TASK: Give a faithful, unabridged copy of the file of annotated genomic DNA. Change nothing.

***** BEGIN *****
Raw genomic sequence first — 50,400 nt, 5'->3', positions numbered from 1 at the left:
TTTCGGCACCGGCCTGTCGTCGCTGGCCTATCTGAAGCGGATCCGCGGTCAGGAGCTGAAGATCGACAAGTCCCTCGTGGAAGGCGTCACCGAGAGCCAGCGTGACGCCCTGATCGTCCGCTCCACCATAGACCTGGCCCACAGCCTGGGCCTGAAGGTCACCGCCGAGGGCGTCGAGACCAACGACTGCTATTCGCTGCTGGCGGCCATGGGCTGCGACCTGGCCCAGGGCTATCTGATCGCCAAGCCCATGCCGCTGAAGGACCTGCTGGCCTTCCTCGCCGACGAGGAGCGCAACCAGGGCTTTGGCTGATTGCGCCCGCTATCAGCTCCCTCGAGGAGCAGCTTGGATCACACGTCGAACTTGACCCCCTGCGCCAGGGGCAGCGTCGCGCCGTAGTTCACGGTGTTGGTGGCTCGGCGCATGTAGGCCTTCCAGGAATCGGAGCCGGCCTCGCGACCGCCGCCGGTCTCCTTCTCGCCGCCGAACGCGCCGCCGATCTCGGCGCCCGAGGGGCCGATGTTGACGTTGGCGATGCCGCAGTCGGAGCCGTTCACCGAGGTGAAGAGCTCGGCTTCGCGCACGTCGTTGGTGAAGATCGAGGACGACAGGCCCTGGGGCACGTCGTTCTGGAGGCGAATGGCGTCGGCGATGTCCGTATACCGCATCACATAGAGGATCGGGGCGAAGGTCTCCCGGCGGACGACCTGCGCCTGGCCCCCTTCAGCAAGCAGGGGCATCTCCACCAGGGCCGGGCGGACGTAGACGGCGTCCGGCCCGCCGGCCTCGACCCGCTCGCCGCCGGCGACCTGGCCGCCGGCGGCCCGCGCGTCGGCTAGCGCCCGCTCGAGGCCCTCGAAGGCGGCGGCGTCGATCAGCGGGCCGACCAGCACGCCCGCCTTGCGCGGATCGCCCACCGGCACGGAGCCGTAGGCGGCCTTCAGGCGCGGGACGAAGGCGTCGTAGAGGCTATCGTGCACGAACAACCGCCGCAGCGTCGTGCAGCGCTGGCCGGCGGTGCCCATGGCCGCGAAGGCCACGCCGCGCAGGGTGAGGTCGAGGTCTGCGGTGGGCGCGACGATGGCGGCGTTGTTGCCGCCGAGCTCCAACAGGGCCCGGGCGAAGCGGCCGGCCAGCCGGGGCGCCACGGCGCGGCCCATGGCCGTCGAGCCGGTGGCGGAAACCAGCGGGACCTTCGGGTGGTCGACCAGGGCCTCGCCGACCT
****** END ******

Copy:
Raw genomic sequence first — 50,400 nt, 5'->3', positions numbered from 1 at the left:
TTTCGGCACCGGCCTGTCGTCGCTGGCCTATCTGAAGCGGATCCGCGGTCAGGAGCTGAAGATCGACAAGTCCCTCGTGGAAGGCGTCACCGAGAGCCAGCGTGACGCCCTGATCGTCCGCTCCACCATAGACCTGGCCCACAGCCTGGGCCTGAAGGTCACCGCCGAGGGCGTCGAGACCAACGACTGCTATTCGCTGCTGGCGGCCATGGGCTGCGACCTGGCCCAGGGCTATCTGATCGCCAAGCCCATGCCGCTGAAGGACCTGCTGGCCTTCCTCGCCGACGAGGAGCGCAACCAGGGCTTTGGCTGATTGCGCCCGCTATCAGCTCCCTCGAGGAGCAGCTTGGATCACACGTCGAACTTGACCCCCTGCGCCAGGGGCAGCGTCGCGCCGTAGTTCACGGTGTTGGTGGCTCGGCGCATGTAGGCCTTCCAGGAATCGGAGCCGGCCTCGCGACCGCCGCCGGTCTCCTTCTCGCCGCCGAACGCGCCGCCGATCTCGGCGCCCGAGGGGCCGATGTTGACGTTGGCGATGCCGCAGTCGGAGCCGTTCACCGAGGTGAAGAGCTCGGCTTCGCGCACGTCGTTGGTGAAGATCGAGGACGACAGGCCCTGGGGCACGTCGTTCTGGAGGCGAATGGCGTCGGCGATGTCCGTATACCGCATCACATAGAGGATCGGGGCGAAGGTCTCCCGGCGGACGACCTGCGCCTGGCCCCCTTCAGCAAGCAGGGGCATCTCCACCAGGGCCGGGCGGACGTAGACGGCGTCCGGCCCGCCGGCCTCGACCCGCTCGCCGCCGGCGACCTGGCCGCCGGCGGCCCGCGCGTCGGCTAGCGCCCGCTCGAGGCCCTCGAAGGCGGCGGCGTCGATCAGCGGGCCGACCAGCACGCCCGCCTTGCGCGGATCGCCCACCGGCACGGAGCCGTAGGCGGCCTTCAGGCGCGGGACGAAGGCGTCGTAGAGGCTATCGTGCACGAACAACCGCCGCAGCGTCGTGCAGCGCTGGCCGGCGGTGCCCATGGCCGCGAAGGCCACGCCGCGCAGGGTGAGGTCGAGGTCTGCGGTGGGCGCGACGATGGCGGCGTTGTTGCCGCCGAGCTCCAACAGGGCCCGGGCGAAGCGGCCGGCCAGCCGGGGCGCCACGGCGCGGCCCATGGCCGTCGAGCCGGTGGCGGAAACCAGCGGGACCTTCGGGTGGTCGACCAGGGCCTCGCCGACCT